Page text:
Aquaculture is breeding, raising, and harvesting fish, shellfish, and aquatic plants. It is farming in water and responsible source of food and commercial products, helps to create healthier habitats, and is used to rebuild stocks of threatened or endangered species.
Aquaculturists, also known as fish farmers, fish culturists, or mariculturists, raise fish, shellfish, or other aquatic life (such as aquatic plants) under controlled conditions for profit and/or human consumption.
Innovations in aquaculture include technologies that diversify economy and food production, improve production efficiencies at the hatchery or farm levels while mitigating environmental impact; technologies that mitigate the occurrence of animal diseases or parasites, or that reduce or eliminate the use of antibiotics.
The main essential benefits are oxygen generation, coastal protection, climate moderation and of course seafood. The method to produce the seafood as a demand for fresh fish has put a strain on natural populations. It also involves the breeding and harvesting of plants and animals in the water.
Sustainable aquaculture is the cultivation of aquatic organism for commercial purposes by means that have a good natured impact on the environment, contribute to local social community development and to generate an economic profit.
Aquaculture requires optimisation of nutrition to efficiently raise fish for the purpose of food production. Fish nutrition is the study of nutrients and energy sources essential for fish health, growth and reproduction.
Fish do not live in isolation - they are part of the marine ecosystem and they interact closely with their physical, chemical and biological environment. They are dependant on the ecosystem to provide the right conditions for growth, reproduction and survival.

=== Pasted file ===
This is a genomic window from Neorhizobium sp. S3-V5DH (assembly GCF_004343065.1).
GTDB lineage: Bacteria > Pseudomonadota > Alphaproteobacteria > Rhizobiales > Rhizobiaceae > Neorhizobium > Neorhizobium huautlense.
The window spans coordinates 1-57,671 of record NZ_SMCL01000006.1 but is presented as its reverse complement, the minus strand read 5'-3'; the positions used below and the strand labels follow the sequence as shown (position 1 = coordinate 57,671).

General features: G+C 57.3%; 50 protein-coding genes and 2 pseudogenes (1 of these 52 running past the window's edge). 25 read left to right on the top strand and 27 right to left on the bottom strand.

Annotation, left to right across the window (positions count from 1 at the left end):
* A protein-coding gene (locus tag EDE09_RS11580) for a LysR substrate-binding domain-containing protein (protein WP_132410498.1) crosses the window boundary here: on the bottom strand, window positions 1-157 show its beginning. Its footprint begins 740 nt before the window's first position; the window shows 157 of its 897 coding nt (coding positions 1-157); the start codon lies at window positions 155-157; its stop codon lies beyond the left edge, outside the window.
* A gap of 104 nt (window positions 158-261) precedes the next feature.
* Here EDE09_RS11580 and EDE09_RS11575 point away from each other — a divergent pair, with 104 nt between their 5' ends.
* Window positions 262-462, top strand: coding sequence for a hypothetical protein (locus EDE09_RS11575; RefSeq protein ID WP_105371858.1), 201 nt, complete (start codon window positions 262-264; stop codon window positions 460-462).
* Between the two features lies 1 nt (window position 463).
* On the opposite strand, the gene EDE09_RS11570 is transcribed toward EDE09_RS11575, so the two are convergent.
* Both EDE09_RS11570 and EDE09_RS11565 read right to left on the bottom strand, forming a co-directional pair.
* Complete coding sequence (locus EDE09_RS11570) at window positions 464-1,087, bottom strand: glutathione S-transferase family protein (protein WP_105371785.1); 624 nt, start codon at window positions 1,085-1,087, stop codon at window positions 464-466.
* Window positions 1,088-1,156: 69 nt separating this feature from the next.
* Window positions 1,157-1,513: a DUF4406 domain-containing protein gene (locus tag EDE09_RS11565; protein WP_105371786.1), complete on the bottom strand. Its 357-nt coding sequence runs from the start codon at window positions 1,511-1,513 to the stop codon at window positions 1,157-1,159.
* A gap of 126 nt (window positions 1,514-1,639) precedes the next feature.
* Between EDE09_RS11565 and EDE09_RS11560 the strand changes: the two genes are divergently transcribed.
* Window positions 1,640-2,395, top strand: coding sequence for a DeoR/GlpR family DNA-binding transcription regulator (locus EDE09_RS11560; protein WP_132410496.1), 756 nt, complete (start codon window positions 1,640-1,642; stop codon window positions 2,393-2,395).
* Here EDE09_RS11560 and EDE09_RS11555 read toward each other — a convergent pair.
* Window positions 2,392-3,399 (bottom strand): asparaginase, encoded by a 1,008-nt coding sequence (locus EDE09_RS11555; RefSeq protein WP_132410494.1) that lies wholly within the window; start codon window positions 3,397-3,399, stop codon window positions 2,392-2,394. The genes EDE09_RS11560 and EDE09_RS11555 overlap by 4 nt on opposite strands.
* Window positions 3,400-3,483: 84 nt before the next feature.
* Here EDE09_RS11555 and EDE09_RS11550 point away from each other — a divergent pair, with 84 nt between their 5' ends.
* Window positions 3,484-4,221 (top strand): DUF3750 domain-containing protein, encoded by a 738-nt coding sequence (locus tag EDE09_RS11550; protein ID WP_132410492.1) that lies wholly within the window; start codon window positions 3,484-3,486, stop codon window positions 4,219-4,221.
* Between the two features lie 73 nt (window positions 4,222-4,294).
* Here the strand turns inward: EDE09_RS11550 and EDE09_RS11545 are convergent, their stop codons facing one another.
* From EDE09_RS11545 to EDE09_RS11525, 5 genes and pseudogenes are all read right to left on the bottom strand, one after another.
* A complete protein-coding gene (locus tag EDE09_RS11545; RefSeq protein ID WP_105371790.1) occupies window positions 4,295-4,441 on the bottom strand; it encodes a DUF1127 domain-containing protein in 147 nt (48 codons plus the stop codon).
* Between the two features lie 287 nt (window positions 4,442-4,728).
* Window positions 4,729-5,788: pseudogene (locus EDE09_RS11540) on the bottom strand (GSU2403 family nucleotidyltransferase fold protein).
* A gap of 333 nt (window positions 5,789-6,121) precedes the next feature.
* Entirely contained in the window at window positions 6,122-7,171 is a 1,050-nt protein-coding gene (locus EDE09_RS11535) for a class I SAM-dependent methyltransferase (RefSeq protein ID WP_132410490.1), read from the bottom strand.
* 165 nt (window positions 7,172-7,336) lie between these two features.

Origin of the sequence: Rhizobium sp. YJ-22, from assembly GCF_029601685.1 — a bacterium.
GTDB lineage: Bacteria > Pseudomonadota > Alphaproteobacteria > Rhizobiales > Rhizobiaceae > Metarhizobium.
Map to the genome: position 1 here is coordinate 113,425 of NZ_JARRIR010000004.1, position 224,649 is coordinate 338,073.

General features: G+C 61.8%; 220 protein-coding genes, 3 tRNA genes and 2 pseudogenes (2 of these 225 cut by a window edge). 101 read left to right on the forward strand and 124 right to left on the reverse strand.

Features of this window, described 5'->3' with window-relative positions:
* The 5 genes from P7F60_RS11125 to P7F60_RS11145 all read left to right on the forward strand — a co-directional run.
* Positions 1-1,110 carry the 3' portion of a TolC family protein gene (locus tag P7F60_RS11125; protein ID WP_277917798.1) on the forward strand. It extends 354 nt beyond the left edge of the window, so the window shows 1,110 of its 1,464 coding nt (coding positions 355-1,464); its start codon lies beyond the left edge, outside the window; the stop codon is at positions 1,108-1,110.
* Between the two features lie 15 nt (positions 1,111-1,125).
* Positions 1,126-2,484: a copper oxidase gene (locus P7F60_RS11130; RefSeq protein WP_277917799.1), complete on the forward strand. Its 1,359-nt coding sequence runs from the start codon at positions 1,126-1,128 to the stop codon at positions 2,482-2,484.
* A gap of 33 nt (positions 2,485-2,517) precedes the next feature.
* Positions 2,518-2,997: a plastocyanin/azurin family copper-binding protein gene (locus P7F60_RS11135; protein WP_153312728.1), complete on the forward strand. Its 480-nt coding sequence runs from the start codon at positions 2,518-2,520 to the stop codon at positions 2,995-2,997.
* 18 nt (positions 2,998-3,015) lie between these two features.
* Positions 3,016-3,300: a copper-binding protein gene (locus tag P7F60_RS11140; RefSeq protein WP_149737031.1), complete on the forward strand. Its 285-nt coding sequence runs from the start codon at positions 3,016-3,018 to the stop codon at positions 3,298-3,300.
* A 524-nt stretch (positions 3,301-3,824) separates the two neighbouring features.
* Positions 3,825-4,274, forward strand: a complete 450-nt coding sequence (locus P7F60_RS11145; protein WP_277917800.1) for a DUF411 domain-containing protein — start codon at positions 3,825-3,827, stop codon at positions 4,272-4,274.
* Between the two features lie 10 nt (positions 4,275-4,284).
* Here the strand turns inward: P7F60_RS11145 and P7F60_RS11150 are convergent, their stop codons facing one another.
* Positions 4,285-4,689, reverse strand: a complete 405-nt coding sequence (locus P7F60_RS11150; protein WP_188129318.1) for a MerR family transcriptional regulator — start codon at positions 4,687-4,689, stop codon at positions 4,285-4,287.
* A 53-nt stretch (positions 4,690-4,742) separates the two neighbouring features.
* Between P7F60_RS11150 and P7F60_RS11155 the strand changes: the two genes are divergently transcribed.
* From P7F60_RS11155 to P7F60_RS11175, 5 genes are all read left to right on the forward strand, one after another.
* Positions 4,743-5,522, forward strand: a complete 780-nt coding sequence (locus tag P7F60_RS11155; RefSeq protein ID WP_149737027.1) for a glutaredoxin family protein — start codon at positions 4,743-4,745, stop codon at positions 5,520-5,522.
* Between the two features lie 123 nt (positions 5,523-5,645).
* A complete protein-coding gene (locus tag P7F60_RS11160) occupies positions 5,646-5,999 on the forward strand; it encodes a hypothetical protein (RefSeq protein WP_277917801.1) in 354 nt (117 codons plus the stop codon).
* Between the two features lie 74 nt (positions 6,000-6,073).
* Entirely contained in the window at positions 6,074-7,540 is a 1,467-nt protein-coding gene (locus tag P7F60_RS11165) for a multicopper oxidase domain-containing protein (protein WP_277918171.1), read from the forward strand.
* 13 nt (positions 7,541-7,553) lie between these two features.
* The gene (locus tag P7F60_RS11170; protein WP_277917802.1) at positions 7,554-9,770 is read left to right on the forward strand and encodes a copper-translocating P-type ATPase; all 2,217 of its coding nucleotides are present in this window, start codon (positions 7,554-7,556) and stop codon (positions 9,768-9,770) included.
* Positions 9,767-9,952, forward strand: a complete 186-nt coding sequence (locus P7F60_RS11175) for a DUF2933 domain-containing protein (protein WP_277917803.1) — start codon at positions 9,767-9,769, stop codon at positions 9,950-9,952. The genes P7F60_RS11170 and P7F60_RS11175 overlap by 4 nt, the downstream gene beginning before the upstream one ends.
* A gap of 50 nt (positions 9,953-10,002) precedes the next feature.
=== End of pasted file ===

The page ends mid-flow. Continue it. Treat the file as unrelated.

Fisheries biologists are scientists who study fish and their habitats. Scientists who work in this profession spend a lot of time outside. Fisheries biology is mostly focused on the behaviour of fish in their natural surroundings. Fisheries biologists collect data on fish.
New data processing technologies in fisheries include: big data, block chain, smart weighing at sea, Radio-frequency identification (RFID), smartphones for monitoring, artificial intelligence, drones, and on-board cameras.
Climate change will affect fish and their habitats. Warmer temperatures will influence the abundance, migratory patterns and mortality rates of wild fish stocks and determine what species can be farmed in certain regions.
Aquaculture comprises diverse systems of farming plants and animals in inland, coastal and marine areas, using and producing a wide variety of animal and plant species. While it is usually advisable to use local species, introduced (or alien) species have significant social and economic impact.
Understanding the aquatic environment and the behaviour of fish populations and how the environment influences the behaviour is important to formulate management measures for the fishery. Research is also carried out to assess the aquaculture potential of the Lake Kariba environment.
Fish is one of the most traded food commodities worldwide, with more than half of fish exports by value originating in developing countries. Recent reports highlight aquaculture's tremendous potential to contribute to global food security and nutrition.